New research funding will support The University of Manchester in its drive to create human-AI research teams to meet future health needs.
The University of Manchester is partnering researchers with Artificial Intelligence (AI) in an attempt to overcome the limitations of current AI systems.
Professor Sami Kaski, from The University of Manchester, has been appointed amongst the first Turing Artificial Intelligence (AI) research fellows. Through his fellowship, Professor Kaski aims to overcome the challenge attached to AI systems that they require a detailed specification of the goal before they can help.
Machine learning, a form of AI, automatically learns solutions to problems from data. This includes healthcare, where AI can detect patterns associated with diseases and health conditions by studying healthcare records and other data.
For healthcare applications, the AI activity will build on the multi-million-pound Christabel Pankhurst Institute for Health technology, which aims to capitalise on the University’s strengths in digital health, AI, and advanced materials and develop innovative products and services for the healthcare sector. In turn, this will drive business growth and employment as well as boost the long-term health benefits of the city region.
As part of this new AI driven approach, The University of Manchester has also received a share of £4.4 million research funding from UKRI, in addition to contributions from the partners and the university totalling over £10 million.
Limitations of AI
Artificial intelligence is limited by the fact that human intervention is needed to set appropriate objectives and rewards to tell AI systems which outcomes are desired. This is difficult when the goal is only partially known, as is the case at the beginning of scientific research.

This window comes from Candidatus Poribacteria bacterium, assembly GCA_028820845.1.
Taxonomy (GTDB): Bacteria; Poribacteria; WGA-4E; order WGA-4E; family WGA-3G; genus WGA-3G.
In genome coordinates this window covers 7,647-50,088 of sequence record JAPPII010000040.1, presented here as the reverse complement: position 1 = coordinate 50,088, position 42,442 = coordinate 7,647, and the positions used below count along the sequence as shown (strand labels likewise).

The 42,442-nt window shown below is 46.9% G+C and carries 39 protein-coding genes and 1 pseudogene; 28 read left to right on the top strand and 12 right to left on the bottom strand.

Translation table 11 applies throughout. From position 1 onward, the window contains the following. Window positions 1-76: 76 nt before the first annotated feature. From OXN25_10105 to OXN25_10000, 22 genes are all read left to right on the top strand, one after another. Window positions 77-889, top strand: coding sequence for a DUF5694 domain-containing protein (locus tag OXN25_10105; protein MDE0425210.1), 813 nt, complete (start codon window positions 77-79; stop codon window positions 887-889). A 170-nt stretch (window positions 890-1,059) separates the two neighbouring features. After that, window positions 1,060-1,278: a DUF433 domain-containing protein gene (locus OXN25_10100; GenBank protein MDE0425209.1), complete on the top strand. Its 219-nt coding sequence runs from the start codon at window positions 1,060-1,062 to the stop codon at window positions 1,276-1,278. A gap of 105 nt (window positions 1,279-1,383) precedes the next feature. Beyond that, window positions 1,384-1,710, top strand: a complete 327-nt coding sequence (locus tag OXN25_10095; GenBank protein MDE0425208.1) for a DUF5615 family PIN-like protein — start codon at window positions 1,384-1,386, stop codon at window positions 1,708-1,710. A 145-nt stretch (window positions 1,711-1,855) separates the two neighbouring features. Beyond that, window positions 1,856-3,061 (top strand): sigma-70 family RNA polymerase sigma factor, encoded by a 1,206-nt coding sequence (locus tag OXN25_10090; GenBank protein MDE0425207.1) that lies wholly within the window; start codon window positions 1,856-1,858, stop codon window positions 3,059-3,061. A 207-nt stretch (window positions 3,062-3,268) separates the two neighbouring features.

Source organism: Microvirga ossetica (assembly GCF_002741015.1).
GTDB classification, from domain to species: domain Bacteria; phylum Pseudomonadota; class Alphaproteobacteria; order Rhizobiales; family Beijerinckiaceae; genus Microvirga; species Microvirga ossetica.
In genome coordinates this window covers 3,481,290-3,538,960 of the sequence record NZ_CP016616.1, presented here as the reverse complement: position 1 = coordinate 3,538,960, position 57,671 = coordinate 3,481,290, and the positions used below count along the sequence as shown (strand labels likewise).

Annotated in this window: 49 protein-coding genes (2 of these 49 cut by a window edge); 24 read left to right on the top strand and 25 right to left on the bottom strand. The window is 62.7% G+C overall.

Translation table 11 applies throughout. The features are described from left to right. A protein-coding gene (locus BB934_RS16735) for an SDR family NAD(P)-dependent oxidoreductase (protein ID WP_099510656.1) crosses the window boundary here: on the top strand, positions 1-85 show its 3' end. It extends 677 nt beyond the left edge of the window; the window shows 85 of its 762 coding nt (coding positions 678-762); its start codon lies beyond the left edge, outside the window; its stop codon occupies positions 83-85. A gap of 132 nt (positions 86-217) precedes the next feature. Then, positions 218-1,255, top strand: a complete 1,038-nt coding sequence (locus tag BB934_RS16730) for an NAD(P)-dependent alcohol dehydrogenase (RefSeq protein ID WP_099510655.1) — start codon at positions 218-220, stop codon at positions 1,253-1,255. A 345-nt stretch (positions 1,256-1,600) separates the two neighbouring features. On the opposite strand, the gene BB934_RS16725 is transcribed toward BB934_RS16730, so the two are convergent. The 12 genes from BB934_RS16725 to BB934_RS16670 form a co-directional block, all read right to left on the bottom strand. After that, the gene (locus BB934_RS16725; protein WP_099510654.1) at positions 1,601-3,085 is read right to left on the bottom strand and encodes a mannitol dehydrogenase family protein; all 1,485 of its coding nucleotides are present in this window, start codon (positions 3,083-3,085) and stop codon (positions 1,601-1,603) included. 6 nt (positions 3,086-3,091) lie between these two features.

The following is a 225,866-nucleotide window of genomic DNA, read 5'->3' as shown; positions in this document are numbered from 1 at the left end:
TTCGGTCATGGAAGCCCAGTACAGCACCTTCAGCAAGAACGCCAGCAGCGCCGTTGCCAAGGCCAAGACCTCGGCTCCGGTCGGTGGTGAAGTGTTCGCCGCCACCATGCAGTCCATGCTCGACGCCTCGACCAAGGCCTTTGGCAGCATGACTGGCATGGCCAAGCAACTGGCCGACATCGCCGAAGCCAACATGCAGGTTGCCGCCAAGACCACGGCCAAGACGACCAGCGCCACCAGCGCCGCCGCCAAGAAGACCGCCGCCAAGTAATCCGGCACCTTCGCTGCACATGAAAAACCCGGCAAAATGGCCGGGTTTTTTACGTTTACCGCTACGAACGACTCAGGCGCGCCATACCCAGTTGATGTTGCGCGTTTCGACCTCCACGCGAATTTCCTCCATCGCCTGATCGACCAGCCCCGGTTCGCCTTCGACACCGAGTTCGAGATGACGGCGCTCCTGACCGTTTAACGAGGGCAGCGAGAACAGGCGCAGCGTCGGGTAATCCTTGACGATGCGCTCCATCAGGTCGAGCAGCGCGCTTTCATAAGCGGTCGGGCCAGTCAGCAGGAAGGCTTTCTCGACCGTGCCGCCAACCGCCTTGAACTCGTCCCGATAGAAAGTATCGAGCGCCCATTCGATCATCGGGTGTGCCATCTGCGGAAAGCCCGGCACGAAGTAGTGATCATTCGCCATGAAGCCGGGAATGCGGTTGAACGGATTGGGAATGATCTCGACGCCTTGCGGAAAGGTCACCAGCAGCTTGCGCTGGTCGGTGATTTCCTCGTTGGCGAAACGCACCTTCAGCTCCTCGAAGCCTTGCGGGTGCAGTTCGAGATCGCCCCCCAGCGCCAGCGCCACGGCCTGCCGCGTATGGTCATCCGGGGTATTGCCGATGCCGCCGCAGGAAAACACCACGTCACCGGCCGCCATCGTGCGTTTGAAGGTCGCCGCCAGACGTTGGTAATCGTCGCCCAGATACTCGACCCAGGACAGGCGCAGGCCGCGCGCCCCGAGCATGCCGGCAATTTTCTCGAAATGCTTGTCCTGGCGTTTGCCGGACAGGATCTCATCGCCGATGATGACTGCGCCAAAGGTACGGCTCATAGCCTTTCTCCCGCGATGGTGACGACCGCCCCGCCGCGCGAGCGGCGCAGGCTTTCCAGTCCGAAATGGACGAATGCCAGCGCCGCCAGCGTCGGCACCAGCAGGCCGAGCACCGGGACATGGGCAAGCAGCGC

In drug design, for instance, the most advanced current tools are able to generate candidate molecules if we can specify a precise objective function for them. However, that is difficult for humans to do – and if our specification is not perfect, the system will produce unwanted results. Researchers say that this is where the new approaches will help.
The potential for AI in research and complex decision-making is still relatively untapped. Now, Professor Kaski aims to develop new ways for machine learning systems to help humans in the process of designing experiments and interpreting what results mean, before deciding what to measure next, and to finally reach trustworthy solutions to problems. In lung cancer personalised medicine, for example, to maximise effectiveness of radiotherapy for a new patient while minimising side effects, doctors need to combine their expertise and what can be learned from measurements from earlier patients.
Professor Kaski said: “This is where AI can help, but we need new kinds of AI assistants which can learn to work well with humans and complement their skills. That requires new fundamental AI research, and I am glad Manchester has recognised this opportunity and is considerably strengthening its AI research.”
This new approach will be applied to three challenges: diagnosis and treatment decision-making in personalised medicine; the guidance of scientific experiments in synthetic biology and drug design; and the design and use of digital twins to design physical systems and processes.
Digital twins, a virtual representation of a complex objects or systems, can be built for patients for personalised medicine, but also for physical systems, such as complex buildings, a farm and even a city. With the twins it is possible to plan changes to roads, for instance, and anticipate effects on traffic and air quality.
An AI centre of excellence will be established at The University of Manchester, in collaboration with the Turing Institute and a number of partners from the industry and healthcare sector, and with strong connections to the networks of best national and international AI researchers.